Monday, November 29, 2010

Wild Gratitude

As the Thanksgiving weekend draws to an end, I share with you a fitting poem. It can be found on-line from the site of the Academy of American Poets ( I have included the link and if you follow it you can hear the poet read his poem.

Wild Gratitude Edward Hirsch

Tonight when I knelt down next to our cat, Zooey,
And put my fingers into her clean cat's mouth,
And rubbed her swollen belly that will never know kittens,
And watched her wriggle onto her side, pawing the air,
And listened to her solemn little squeals of delight,
I was thinking about the poet, Christopher Smart,
Who wanted to kneel down and pray without ceasing
In everyone of the splintered London streets,

And was locked away in the madhouse at St. Luke's
With his sad religious mania, and his wild gratitude,
And his grave prayers for the other lunatics,
And his great love for his speckled cat, Jeoffry.
All day today—August 13, 1983—I remembered how
Christopher Smart blessed this same day in August, 1759,
For its calm bravery and ordinary good conscience.

This was the day that he blessed the Postmaster General
"And all conveyancers of letters" for their warm humanity,
And the gardeners for their private benevolence
And intricate knowledge of the language of flowers,
And the milkmen for their universal human kindness.
This morning I understood that he loved to hear—
As I have heard—the soft clink of milk bottles
On the rickety stairs in the early morning,

And how terrible it must have seemed
When even this small pleasure was denied him.
But it wasn't until tonight when I knelt down
And slipped my hand into Zooey's waggling mouth
That I remembered how he'd called Jeoffry "the servant
Of the Living God duly and daily serving Him,"
And for the first time understood what it meant.
Because it wasn't until I saw my own cat

Whine and roll over on her fluffy back
That I realized how gratefully he had watched
Jeoffry fetch and carry his wooden cork
Across the grass in the wet garden, patiently
Jumping over a high stick, calmly sharpening
His claws on the woodpile, rubbing his nose
Against the nose of another cat, stretching, or
Slowly stalking his traditional enemy, the mouse,
A rodent, "a creature of great personal valour,"
And then dallying so much that his enemy escaped.

And only then did I understand
It is Jeoffry—and every creature like him—
Who can teach us how to praise—purring
In their own language,
Wreathing themselves in the living fire.

Edward Hirsch, "Wild Gratitude" on

With Faith and With Feathers,


Sunday, November 21, 2010

Irony - The Free Ride When You've Already Paid

Whatever happened to Alanis Morrissette? A couple of days ago she was trending on Yahoo, but that lists changes pretty quickly. With the internet, things move rapidly. Information is available at your fingertips. I was trying to remember the date of a Bruce Springsteen concert I attended in 1978, and I found out the dates of his concerts that year within minutes surfing the web. Remarkable. Is there a down side, a dark side? Maybe.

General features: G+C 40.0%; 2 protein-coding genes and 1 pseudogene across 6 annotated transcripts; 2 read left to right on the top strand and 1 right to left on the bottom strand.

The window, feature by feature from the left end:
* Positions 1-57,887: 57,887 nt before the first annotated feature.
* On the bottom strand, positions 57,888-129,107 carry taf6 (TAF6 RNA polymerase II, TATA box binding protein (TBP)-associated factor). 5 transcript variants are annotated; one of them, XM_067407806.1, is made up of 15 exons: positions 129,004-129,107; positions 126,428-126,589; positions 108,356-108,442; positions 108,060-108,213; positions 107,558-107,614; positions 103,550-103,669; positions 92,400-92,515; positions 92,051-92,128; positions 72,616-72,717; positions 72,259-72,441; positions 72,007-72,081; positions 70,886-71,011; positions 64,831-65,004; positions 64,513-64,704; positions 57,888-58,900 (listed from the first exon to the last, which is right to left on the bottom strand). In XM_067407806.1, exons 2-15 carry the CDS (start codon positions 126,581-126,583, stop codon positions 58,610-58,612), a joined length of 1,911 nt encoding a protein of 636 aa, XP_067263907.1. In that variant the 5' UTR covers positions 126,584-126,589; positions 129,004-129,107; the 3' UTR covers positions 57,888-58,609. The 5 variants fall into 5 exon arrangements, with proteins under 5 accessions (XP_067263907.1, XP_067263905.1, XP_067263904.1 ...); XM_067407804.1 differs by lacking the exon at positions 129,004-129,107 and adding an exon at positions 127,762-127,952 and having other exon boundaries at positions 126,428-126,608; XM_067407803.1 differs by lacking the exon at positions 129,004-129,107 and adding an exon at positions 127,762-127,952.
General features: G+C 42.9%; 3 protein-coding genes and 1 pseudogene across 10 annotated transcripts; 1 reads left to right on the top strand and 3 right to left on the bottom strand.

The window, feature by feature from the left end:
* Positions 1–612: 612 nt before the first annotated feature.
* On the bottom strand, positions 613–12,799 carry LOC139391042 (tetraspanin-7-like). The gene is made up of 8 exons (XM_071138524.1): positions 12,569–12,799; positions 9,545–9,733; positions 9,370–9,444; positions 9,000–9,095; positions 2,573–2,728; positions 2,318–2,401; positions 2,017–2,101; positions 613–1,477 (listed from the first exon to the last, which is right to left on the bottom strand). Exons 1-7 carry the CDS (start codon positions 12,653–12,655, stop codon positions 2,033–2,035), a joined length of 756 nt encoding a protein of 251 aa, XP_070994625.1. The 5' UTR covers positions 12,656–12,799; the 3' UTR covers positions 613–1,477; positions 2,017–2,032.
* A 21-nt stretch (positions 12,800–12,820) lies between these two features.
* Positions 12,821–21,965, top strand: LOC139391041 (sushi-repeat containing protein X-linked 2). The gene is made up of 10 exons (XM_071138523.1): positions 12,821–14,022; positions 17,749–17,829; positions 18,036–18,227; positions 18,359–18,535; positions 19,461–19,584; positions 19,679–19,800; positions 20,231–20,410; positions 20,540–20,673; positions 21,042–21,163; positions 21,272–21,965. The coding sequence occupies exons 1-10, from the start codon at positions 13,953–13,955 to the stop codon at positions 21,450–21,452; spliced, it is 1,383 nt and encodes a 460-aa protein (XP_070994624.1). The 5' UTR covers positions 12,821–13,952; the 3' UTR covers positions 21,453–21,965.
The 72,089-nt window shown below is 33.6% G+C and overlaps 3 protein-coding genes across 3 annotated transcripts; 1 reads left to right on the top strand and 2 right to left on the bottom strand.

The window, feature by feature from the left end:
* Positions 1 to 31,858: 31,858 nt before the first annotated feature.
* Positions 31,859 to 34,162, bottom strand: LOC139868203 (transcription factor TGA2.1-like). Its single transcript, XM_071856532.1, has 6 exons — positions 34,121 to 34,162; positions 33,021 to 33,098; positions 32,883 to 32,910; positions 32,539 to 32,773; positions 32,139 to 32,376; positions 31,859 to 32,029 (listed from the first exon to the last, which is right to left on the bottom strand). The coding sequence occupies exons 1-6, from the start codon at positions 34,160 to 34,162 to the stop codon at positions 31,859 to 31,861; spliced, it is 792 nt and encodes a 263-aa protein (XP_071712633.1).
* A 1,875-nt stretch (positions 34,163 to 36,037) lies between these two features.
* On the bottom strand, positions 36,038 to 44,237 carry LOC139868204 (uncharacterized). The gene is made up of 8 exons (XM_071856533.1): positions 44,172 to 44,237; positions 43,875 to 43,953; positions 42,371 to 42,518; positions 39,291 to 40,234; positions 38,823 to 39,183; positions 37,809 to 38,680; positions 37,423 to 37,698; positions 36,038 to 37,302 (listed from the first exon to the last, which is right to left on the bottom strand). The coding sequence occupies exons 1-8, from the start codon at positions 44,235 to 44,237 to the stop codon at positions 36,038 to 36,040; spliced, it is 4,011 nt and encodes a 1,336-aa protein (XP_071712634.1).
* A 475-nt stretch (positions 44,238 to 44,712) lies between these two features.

Zadie Smith is a novelist and essayist who is sixteen years younger than me. I share this because her cautionary words about social networking, offered in the most recent issue of The New York Review are not the reflections of a fifty-one year old who could be written off as hopelessly out of touch with a Web 2.0 world (the person writing this blog who also read Smith’s article in a print version of the periodical – yes, I have more subscriptions than apps).
Here are some of Smith’s reflections. Of social media like Facebook, she writes: Connection is the goal. The quality of that connection, the quality of the information that passes through it, the quality of the relationships that connection permits – none of this is important…. a lot of social networking software explicitly encourages people to make weak, superficial connections with each other…. When a human being becomes a set of data on a website like Facebook, he or she is reduced. Everything shrinks. Individual character. Friendships. Language. Sensibility. In a way it’s a transcendent experience: we lose our bodies, our messy feelings, our desires, our fears.Smith is not a Luddite. She raises the issue of the impact of technologies and tools. Tools are wonderful for doing certain things – but do we use our tools or do our tools use us? It is never that simple. Our technologies inevitably shape our sense of self. The question is whether we will give ourselves completely to our Facebook sense of self where relationships are defined by “status,” where we can “like” something or not, where we seem to be our preferences. Malcolm Gladwell, in a recent New Yorker article (yet another subscription) argues that social media are ingenious for developing weak-tie connections which have their strengths. Yet they also have their limits. Other relationships need to be fostered in a rich and full human life. Zadie Smith quotes Jaron Lanier, virtual reality pioneer, “you have to be somebody before you can share yourself.” Developing a somebody may require time off-line, time for quiet reflection, time away from a constantly connected world.